Saturday, February 02, 2013

Religion and Children

I was listening to a debate this morning between the scientist, Lawrence Krauss, and a representative of the Muslim faith. Their topic was whether a belief in God is liberating or limiting. During the debate, Krauss brought up the fact that we never say a child is "conservative, liberal, or libertarian"; we never would think a 6 year old is a democrat or a republican.

Why? Because it would be impossible for a child to understand the issues involved. One needs to have a certain grasp of the politics, economics, and philosophy behind each label before one could reasonably declare themselves of a particular vantage.

However, Krauss went on to notice that we do not hold to this rationale when it comes to religion. We often say that a child is Christian, or Catholic, Muslim, or Hindu.

Yet, like with the political labels, we must know deep down that the child has no grasp of the label we have given them. We may have trained them well to parrot key words or phrases, but they simply do not have the intellectual depth or life experience to declare themselves a member of a particular religion in any meaningful way. They have no more rational ability to choose a religion than they do a marital spouse.

Still, we stay the course in this practice of labeling children. In the Christian faiths, we "encourage" our children to accept Jesus into their hearts, say sinner's prayers, undergo baptism, or declare membership in a particular church. I would assume other exclusive faiths have similar practices.

Even before I left the faith, I started to see behind the curtain of this practice. It was apparent to me that all of this excitement about Jack accepting Jesus, or Jill being baptized, was really about the parent and the religious institution. The parent wants the assurance that their child is eternally safe. The institution wants the belief ingrained in the children. Without the indoctrination of the next generation, no religion would survive.

It is also a Kodak family moment. When the child goes before the congregation to declare their belief and why they want to be baptized, there is a collective sigh from the audience. The child has no idea what they are committing to, but they do recognize the smile of approval on mom's face, and they know that when this is done they get to go out for ice cream.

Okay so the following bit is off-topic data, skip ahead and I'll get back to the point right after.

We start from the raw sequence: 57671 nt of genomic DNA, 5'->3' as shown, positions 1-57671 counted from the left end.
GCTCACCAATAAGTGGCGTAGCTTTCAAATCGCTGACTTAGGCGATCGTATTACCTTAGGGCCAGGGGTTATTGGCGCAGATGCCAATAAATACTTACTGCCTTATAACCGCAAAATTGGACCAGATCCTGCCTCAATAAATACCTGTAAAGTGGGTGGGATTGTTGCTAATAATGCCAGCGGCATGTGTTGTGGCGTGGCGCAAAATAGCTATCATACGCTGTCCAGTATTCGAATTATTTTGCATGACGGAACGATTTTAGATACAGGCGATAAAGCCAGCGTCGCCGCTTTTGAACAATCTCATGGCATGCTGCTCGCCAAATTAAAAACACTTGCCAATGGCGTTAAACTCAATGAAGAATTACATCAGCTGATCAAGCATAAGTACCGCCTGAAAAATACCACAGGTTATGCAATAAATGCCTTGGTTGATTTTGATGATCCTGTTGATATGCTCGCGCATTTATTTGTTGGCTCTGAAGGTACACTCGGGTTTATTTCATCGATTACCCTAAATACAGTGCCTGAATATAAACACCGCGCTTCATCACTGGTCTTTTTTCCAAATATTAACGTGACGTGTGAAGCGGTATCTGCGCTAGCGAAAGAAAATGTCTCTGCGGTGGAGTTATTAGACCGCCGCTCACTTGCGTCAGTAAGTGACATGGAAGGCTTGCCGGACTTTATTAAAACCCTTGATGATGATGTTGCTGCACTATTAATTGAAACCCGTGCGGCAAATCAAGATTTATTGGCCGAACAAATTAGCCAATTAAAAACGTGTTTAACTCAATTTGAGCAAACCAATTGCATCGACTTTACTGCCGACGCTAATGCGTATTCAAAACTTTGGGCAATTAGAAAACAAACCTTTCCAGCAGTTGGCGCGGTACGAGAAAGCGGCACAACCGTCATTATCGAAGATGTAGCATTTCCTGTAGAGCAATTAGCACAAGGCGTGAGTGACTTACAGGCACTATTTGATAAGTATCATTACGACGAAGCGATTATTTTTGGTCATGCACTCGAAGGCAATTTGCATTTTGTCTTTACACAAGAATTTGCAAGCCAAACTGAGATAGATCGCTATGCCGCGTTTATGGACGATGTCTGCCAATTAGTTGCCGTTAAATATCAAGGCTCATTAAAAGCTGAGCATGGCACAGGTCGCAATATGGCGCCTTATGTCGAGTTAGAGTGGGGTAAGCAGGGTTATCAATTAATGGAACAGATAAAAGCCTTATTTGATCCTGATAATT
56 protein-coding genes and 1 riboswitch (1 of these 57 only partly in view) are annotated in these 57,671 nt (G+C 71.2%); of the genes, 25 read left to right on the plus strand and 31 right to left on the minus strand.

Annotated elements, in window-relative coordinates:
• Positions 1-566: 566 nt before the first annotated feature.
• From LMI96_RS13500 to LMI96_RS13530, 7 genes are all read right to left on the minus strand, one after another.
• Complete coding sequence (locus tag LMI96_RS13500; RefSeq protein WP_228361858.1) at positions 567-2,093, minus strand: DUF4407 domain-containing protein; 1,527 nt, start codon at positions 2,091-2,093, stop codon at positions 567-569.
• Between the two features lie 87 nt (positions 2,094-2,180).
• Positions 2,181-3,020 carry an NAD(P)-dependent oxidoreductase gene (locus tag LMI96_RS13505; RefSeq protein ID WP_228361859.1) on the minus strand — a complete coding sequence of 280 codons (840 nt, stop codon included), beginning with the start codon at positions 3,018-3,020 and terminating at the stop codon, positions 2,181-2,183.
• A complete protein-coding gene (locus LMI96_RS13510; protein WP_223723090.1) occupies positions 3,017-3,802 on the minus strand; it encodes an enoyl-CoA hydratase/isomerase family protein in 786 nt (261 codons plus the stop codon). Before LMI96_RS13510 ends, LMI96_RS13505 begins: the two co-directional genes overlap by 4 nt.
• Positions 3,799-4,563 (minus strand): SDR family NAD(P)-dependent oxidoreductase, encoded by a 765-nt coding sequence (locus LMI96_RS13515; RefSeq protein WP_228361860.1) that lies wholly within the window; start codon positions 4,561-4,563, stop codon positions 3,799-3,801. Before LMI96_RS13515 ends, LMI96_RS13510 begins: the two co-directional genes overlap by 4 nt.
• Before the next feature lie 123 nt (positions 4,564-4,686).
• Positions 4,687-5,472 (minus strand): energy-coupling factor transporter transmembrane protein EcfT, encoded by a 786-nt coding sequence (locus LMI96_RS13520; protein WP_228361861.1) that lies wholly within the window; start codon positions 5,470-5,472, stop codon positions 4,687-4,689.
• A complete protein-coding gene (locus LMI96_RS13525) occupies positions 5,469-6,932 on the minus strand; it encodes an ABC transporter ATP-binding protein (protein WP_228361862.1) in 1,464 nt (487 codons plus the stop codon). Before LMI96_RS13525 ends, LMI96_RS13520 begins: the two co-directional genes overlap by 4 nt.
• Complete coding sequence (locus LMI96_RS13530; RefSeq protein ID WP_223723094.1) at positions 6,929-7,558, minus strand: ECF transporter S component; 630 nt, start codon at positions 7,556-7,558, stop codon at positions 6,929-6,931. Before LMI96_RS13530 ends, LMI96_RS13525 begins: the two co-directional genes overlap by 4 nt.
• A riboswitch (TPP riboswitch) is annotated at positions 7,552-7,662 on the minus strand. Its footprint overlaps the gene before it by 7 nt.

Eruesso said...

"parrot key words or phrases"

This made me think of Jesus Camp. And whenever I recall that film I always think of that one little blonde boy who questioned his beliefs. I've always wondered what happened to him.


The Arkwelder said...

I've got three kids--a six year old boy, a four year old girl, and a two year old girl. I'm trying this "crazy" experiment where everyone in the family is allowed to choose for themselves what religion they want to affiliate with, or whether they want to be religious at all. So far my boy is a professed atheist (he declared today that God is "fake"), and my four year old is a devout Christian. And it occurred to me that there really isn't a right or wrong answer. Christianity attracts a certain personality, and so does Atheism. I realized I don't really care what their respective "conclusions" are, only that they are seeking, asking, engaging the question, etc.

Paul Sunstone said...

Good post! I think you pretty much covered it. Your post put me in mind of an anecdote that James Dobson tells. According to Dobson, he was only three years old when, one Sunday, he walked up to the front of his church and, before the congregation, begged for forgiveness and salvation from the Jesus.

Dobson goes on to say he himself doesn't recall the event, but that is what he's been told he did.

I get the sense Dobson has never questioned whether he genuinely understood what he was doing -- assuming the event actually happened.

Kacy said...

I remember my own walking the aisle experience--I didn't want to do it. I hated crowds, and I hated standing in front of people, preferring to blend into the background.

My sister wanted to come forward to be baptized, and my parents told me to go with her. Well, I hated my parents' disapproval more than I hated going in front of crowds, so I went forward and did the repeat-after-me prayer.

There was always something that felt fake to me about the whole experience, and this caused a lot of anxiety for me since I was raised a Baptist. I constantly wondered if my salvation experience was real and wondered if I needed a re-do. Even after a few re-dos I always wondered if I was being sincere enough.

Now I'm raising my kids to choose for themselves. I simply don't want them to have the same sort of salvation stress that I had growing up.

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